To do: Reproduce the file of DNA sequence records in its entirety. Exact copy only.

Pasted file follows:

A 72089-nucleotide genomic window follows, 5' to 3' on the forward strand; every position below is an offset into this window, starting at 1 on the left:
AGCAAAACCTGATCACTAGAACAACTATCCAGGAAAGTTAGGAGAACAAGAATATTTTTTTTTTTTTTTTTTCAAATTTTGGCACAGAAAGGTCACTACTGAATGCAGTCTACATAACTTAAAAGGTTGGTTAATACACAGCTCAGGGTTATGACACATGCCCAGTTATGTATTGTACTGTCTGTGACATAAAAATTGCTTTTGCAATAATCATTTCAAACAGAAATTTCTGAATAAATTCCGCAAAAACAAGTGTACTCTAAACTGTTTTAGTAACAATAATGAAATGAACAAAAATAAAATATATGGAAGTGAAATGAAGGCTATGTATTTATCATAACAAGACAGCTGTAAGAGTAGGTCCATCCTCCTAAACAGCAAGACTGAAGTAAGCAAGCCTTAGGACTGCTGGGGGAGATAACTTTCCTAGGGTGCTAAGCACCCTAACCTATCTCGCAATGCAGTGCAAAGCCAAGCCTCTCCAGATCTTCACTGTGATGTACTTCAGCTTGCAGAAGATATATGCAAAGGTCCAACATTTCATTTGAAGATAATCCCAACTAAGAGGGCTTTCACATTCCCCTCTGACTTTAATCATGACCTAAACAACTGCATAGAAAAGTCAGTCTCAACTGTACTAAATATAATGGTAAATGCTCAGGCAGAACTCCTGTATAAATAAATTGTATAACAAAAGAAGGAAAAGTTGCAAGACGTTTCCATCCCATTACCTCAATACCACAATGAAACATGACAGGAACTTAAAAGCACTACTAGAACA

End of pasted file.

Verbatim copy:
A 72089-nucleotide genomic window follows, 5' to 3' on the forward strand; every position below is an offset into this window, starting at 1 on the left:
AGCAAAACCTGATCACTAGAACAACTATCCAGGAAAGTTAGGAGAACAAGAATATTTTTTTTTTTTTTTTTTCAAATTTTGGCACAGAAAGGTCACTACTGAATGCAGTCTACATAACTTAAAAGGTTGGTTAATACACAGCTCAGGGTTATGACACATGCCCAGTTATGTATTGTACTGTCTGTGACATAAAAATTGCTTTTGCAATAATCATTTCAAACAGAAATTTCTGAATAAATTCCGCAAAAACAAGTGTACTCTAAACTGTTTTAGTAACAATAATGAAATGAACAAAAATAAAATATATGGAAGTGAAATGAAGGCTATGTATTTATCATAACAAGACAGCTGTAAGAGTAGGTCCATCCTCCTAAACAGCAAGACTGAAGTAAGCAAGCCTTAGGACTGCTGGGGGAGATAACTTTCCTAGGGTGCTAAGCACCCTAACCTATCTCGCAATGCAGTGCAAAGCCAAGCCTCTCCAGATCTTCACTGTGATGTACTTCAGCTTGCAGAAGATATATGCAAAGGTCCAACATTTCATTTGAAGATAATCCCAACTAAGAGGGCTTTCACATTCCCCTCTGACTTTAATCATGACCTAAACAACTGCATAGAAAAGTCAGTCTCAACTGTACTAAATATAATGGTAAATGCTCAGGCAGAACTCCTGTATAAATAAATTGTATAACAAAAGAAGGAAAAGTTGCAAGACGTTTCCATCCCATTACCTCAATACCACAATGAAACATGACAGGAACTTAAAAGCACTACTAGAACA